Manipulating UAC Behaviour

Windows Vista’s most prominent – and most hated and misunderstood – feature was most likely User Account Control, designed specifically to not only make the system more secure, but also to annoy users and developers, forcing them into making applications that do not require administrator privileges. In Windows 7, Microsoft has done a lot to alleviate the annoyances.

In Windows 7, you can now use a slider widget to set UAC to four different modes. The first mode is the full-blown Vista behaviour; all actions initiated by any user requires you to pass a UAC prompt, including the screen blanking feature. This is the way UAC behaves in Vista SP1, and I’m probably one of the few out there, but it’s the one I prefer. I like to know when something I’m about to do apparently messes around with important stuff.

The second setting is the default in the build handed out at PDC: administrators will not see a UAC prompt with user-initiated actions (elevations happens automatically), such as messing in the Control Panel. Programs initiated by the admin user still require a UAC prompt, but there’s no screen blanking. Non-admin users will get UAC prompts for both types of actions, but there’s no screen blanking.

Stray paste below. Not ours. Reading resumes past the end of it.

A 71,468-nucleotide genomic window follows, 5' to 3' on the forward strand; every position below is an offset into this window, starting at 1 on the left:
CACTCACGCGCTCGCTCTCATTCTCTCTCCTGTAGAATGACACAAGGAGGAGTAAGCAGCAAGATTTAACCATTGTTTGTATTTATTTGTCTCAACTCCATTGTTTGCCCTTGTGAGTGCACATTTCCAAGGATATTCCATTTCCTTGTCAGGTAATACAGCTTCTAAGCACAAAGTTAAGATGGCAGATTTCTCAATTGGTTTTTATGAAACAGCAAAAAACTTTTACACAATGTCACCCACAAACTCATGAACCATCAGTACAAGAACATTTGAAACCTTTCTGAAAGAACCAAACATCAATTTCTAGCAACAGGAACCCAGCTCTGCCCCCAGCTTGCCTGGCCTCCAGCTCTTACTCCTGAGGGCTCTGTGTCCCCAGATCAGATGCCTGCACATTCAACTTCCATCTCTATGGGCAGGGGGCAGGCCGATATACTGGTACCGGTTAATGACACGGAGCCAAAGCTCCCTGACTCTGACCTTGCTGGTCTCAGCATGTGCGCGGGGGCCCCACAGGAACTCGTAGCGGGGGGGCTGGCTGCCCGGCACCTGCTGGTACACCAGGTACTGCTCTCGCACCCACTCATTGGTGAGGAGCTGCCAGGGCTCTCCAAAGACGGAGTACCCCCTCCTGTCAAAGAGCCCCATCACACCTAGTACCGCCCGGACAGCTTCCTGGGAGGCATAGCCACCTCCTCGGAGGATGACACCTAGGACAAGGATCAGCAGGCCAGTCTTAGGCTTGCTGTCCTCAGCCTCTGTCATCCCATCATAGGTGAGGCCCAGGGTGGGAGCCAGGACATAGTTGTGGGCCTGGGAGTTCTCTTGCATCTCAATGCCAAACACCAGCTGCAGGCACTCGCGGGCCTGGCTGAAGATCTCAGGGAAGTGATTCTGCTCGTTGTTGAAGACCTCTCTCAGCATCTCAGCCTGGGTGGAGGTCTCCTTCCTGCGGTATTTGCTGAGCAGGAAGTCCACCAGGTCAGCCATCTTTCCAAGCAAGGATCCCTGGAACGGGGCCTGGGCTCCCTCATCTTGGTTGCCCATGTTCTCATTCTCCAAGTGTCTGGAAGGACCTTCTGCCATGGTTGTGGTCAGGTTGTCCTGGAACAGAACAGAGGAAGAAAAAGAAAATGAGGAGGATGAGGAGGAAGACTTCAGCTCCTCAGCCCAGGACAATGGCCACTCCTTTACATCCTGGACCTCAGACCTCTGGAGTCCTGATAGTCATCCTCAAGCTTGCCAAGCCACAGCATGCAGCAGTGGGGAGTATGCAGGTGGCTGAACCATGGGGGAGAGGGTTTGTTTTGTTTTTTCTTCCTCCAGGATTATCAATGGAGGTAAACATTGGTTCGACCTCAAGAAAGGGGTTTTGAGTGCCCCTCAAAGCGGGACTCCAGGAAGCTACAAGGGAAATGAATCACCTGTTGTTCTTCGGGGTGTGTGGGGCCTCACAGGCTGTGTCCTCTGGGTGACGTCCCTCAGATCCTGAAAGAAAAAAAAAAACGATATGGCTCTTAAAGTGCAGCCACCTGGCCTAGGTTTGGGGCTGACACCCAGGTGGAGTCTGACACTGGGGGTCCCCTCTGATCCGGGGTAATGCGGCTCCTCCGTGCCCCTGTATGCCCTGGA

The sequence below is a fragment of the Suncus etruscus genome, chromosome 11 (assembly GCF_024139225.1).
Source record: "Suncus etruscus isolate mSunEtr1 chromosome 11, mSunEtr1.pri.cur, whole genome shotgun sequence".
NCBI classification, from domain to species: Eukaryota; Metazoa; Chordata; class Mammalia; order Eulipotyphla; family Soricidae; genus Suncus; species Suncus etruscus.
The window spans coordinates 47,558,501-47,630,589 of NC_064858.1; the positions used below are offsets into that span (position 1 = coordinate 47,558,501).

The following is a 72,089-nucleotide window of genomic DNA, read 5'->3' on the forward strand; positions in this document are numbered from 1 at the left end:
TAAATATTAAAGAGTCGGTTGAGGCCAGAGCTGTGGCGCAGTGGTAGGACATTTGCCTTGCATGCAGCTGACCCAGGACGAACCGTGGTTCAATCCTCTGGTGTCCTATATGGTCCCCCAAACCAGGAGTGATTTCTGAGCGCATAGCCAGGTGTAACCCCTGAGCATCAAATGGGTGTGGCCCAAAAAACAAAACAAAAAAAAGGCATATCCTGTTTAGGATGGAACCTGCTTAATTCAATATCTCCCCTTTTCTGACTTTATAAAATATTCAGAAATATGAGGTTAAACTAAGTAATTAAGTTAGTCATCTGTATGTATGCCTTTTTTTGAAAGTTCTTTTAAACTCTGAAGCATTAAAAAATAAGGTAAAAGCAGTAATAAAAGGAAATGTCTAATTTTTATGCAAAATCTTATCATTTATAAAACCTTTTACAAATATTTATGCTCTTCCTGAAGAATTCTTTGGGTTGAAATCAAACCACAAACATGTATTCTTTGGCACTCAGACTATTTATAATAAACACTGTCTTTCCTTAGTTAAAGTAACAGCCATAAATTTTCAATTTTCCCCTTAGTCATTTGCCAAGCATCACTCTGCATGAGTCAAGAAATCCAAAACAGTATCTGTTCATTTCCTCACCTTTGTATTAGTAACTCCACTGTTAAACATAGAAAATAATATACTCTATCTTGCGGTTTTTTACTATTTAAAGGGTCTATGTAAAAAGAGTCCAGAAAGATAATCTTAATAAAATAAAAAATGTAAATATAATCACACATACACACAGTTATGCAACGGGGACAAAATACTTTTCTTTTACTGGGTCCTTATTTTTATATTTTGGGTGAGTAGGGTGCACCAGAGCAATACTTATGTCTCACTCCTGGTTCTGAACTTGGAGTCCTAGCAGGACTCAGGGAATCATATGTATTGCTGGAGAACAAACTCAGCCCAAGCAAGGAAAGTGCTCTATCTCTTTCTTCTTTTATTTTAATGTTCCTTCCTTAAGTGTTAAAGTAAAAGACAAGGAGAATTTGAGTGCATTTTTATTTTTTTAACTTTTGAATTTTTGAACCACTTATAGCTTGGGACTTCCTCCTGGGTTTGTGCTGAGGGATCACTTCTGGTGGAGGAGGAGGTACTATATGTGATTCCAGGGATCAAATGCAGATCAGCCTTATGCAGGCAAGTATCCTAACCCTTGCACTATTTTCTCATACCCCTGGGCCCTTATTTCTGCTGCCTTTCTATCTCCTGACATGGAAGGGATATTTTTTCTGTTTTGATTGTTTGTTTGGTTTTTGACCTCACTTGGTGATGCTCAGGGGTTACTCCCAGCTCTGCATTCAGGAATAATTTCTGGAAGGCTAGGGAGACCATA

The third setting means no confirmations will ever appear (admin users automatically elevate, even for program-initiated actions). The fourth and final setting disables the automatic elevation feature, so this is essentially Vista behaviour, sans the screen blanking.

I’m personally a proponent of the full-blown Vista SP1 behaviour, because it gives me the insight of what’s going on, and it informs me of the possible consequences my actions could possibly have. However, this is a very personal issue, and I am sure that users will rejoice massively over this easy way of manipulating UAC behaviour in Windows 7.


  1. 2008-10-30 11:28 pm
    • 2008-10-31 2:43 am
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  2. 2008-10-31 7:37 am
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  4. 2008-10-31 11:20 am